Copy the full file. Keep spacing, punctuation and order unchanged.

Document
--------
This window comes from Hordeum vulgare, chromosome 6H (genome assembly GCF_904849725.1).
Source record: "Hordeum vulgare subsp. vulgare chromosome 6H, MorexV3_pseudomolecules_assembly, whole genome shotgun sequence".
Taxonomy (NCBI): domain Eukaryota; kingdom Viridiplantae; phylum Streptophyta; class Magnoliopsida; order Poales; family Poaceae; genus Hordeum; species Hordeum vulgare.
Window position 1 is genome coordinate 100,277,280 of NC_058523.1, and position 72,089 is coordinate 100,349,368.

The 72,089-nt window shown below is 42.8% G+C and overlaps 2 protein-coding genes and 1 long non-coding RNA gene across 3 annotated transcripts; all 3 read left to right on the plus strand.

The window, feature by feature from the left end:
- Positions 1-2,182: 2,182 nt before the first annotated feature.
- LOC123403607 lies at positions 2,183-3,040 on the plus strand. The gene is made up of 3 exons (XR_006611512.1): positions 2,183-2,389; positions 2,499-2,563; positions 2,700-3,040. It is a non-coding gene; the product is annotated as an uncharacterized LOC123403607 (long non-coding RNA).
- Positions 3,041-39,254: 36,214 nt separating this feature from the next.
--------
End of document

This window comes from Hordeum vulgare, chromosome 6H (genome assembly GCF_904849725.1).
Source record: "Hordeum vulgare subsp. vulgare chromosome 6H, MorexV3_pseudomolecules_assembly, whole genome shotgun sequence".
Taxonomy (NCBI): domain Eukaryota; kingdom Viridiplantae; phylum Streptophyta; class Magnoliopsida; order Poales; family Poaceae; genus Hordeum; species Hordeum vulgare.
Window position 1 is genome coordinate 100,277,280 of NC_058523.1, and position 72,089 is coordinate 100,349,368.

The 72,089-nt window shown below is 42.8% G+C and overlaps 2 protein-coding genes and 1 long non-coding RNA gene across 3 annotated transcripts; all 3 read left to right on the plus strand.

The window, feature by feature from the left end:
- Positions 1-2,182: 2,182 nt before the first annotated feature.
- LOC123403607 lies at positions 2,183-3,040 on the plus strand. The gene is made up of 3 exons (XR_006611512.1): positions 2,183-2,389; positions 2,499-2,563; positions 2,700-3,040. It is a non-coding gene; the product is annotated as an uncharacterized LOC123403607 (long non-coding RNA).
- Positions 3,041-39,254: 36,214 nt separating this feature from the next.